- Price is not much of a factor, because unless a tire (excluding downhill tires) is super, super fabulous I would never consider spending above $40, and below that cost shipping becomes such a significant percentage that the gap between actual tire prices is diminished.
So, bottom, bottom line:
If these tires didn't wobble on my rims I'd give them a 5, meaning that I'm very happy with them, NOT that they are better than any tire rated lower. I'm happy with the weight and volume. The speed might be a tad better with more uniformity in the tread, though.
Similar Products Used: Continental Vertical Pro (kevlar bead) 2.5: 788 grams, excellent tire for volume, rolls good.
IRC Trailbear (kevlar bead) 2.5: 970 grams, 190 grams heavier than IRC claims, does not roll good.
Ritchey Z-Max 2.35: Best cornering front tire I've ever owned. 788 grams for wire bead.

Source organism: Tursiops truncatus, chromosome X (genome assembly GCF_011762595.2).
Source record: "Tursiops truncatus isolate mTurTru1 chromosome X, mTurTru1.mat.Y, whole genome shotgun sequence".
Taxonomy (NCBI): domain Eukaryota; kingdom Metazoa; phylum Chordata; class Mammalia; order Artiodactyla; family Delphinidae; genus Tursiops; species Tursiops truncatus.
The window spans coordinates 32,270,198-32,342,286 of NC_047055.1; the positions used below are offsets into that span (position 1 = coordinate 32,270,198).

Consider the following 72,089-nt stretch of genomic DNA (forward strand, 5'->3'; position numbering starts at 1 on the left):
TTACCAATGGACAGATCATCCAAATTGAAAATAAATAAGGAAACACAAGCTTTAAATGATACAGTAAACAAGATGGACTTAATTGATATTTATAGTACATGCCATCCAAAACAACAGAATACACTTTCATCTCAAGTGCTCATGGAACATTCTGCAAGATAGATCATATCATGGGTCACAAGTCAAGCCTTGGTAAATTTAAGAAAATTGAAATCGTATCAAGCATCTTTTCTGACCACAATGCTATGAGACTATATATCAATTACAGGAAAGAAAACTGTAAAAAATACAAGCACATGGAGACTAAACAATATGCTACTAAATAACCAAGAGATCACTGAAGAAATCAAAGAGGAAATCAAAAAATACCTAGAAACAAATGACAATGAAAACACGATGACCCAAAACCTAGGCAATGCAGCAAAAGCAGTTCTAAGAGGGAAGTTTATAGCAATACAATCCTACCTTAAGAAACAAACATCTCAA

Kenda Kinetics (steel bead) 2.35: around 1,200 grams. Very cheap, confused tire (downhill weight and sidewall stiffness with XC width) that rolls horribly.
IRC Backcountry 2.25: Worst front tire I've ever owned. Rolls poorly. Width is not impressive.
Maxxis Harddrive (kevlar bead) 2.1: Very impressive tire. Fastest tire I've ever owned. 522 grams. O.K. volume. Not a wet conditions tire.
WTB Motoraptor (kevlar bead) 2.4: Around 850 grams. Much faster and lighter than the IRC Trailbear, but not a fast tire. More burly than the Continental Diesel Pro 2.5, but slower.
Bike Setup: Giant STP with Sun MTX (34mm wide) rims.
a Cross Country Rider
Date Reviewed: September 9, 2009
Strengths: Fast rolling. High volume (too high imo - read on). Light. Good traction *in corners*. Nice straight bead.